Following the queen’s death in 1603, Raleigh’s enemies conspired against him and had him tried on charges of treason. Allegedly he had plotted against the accession of the new king, James I. A guilty verdict carried with it the death sentence, but James commuted the sentence to life imprisonment in the Tower of London.
Raleigh spent his confinement writing poetry, history, and tales of his adventures. In 1616, he managed to arrange release from prison in exchange for his promise to provide a huge ransom. He was to gather the treasure in Guiana and solemnly pledged that in doing so he would not disturb Spanish installations in the area.
The venture turned out to be an unmitigated failure. No gold was found. The group decided to attack a Spanish fort and Raleigh’s son was killed. He returned home in disgrace.
The Spanish ambassador protested Raleigh’s actions in Guiana and his earlier death sentence was reinstated. On October 29th 1618, he faced the executioner. As custom provided, he took the opportunity to examine the axe and is reported to have remarked, “This is a sharp medicine, but is a physician for all diseases.” His embalmed head was given to his wife, another customary practice, and she never let it out of her sight during the remaining 30 years of her life.
Sir Walter Raleigh was one of the most colourful figures of the Elizabethan Era and is important to World history because of his efforts to establish permanent settlements in America and his circumnavigation of the World.
Sir Roger Moore – British Iconic Actor
Sir Roger Moore is one of England's greatest icons and is recognised worldwide as a great actor. I thought it would be interesting to write the story of this famous icon from his early beginnings to his present day status as a great English Icon.
Roger George Moore was born in Stockwell, south London on October 14, 1927, the son of a policeman. At 15, he entered art school with the intention of becoming a painter, and later became an apprentice at an animation studio. He delved into acting as an extra in crowd scenes in the mid 1940's. He studied at the Royal Academy of Drama (RADA) and appeared in some plays in the West End, before being inducted into the British Army. There he served in the rank of 2nd Lieutenant with a Combined Services Entertainment Unit in Germany at the end of World War II. After release from the military, he worked in theatre, radio and television, but also worked as a model and salesman to make ends meet.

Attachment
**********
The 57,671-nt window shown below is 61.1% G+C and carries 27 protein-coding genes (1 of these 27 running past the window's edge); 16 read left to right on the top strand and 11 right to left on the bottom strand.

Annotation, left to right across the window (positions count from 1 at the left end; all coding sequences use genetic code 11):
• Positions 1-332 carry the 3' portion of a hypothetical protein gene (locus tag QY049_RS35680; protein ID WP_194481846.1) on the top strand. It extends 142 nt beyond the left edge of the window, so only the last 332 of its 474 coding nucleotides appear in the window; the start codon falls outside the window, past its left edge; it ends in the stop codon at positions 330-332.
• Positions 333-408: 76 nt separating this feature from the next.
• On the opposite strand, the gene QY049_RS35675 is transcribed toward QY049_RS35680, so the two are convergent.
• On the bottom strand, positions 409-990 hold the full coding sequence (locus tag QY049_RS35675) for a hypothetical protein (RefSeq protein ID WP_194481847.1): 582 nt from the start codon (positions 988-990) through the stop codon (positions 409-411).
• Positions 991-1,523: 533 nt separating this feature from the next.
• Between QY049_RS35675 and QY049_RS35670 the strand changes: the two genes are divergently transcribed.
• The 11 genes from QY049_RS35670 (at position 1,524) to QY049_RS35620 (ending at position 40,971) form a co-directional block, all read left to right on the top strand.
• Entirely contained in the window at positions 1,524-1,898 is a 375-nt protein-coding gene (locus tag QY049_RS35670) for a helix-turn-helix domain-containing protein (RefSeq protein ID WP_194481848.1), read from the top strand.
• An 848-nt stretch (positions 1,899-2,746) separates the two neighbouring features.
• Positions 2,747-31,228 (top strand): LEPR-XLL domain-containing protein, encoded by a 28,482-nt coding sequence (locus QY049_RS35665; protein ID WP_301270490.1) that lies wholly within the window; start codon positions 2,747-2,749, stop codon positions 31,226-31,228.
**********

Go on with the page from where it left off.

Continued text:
Moore came to the U.S. in 1953, where he got a film contract with MGM, playing supporting roles in several films including “Ivanhoe”. His first big TV series was Ivanhoe, followed by Maverick. But it was his role as suave and debonair Simon Templar in the TV series The Saint that catapulted him to stardom. His contract with that show prevented him from being chosen for to play James Bond in 1962.
In 1971 an action/adventure series called The Persuaders! Was produced by ITC Entertainment for initial broadcast on ITV and ABC.
It starred Tony Curtis as Danny Wilde, and Roger Moore as Lord Brett Sinclair, two international playboys. Much of the humour of the show derived from playful observations about the differences between British and American customs. The show ended after one season, in consequence of failing to make an impact on US TV, thereby releasing Roger Moore to star in the popular Bond Films. Roger Moore had been directly involved in the production of the series, and the need for an American co-star was deemed by all imperative to ensure a television release in the USA.
Tony Curtis agreed to the series project and flew into England in April 1970 to commence location filming, only to create headlines of a different type by way of his arrest at Heathrow Airport for possession of marijuana.
But the Bond role returned to Moore in 1972, when Sean Connery again said for a second time that he was finished as Bond, and Moore was hired as his successor for Live and Let Die.
It has been said that Moore is closer to Ian Fleming's original concept of Bond, as a disenfranchised member of the British Establishment, than Connery's more rough-and-tumble Bond. Indeed, the tone of the series changed under Moore's aegis, with the scripts being tailored to his personality and acting ability. Moore made 7 Bond films [more than Connery's, retiring as 007 after A View to a Kill in 1985.
Moore has acted sporadically since that time, and appears most frequently in European gossip magazines and at charitable events. In 1996 he appeared in a television commercial spoofing James Bond for the conglomerate Hansen's, which was pulled off the air due to litigation with the Bond copyright holders. He succeeded the late Audrey Hepburn in the role of Special Representative for the Film Arts for UNICEF, raising funds for children in underdeveloped countries.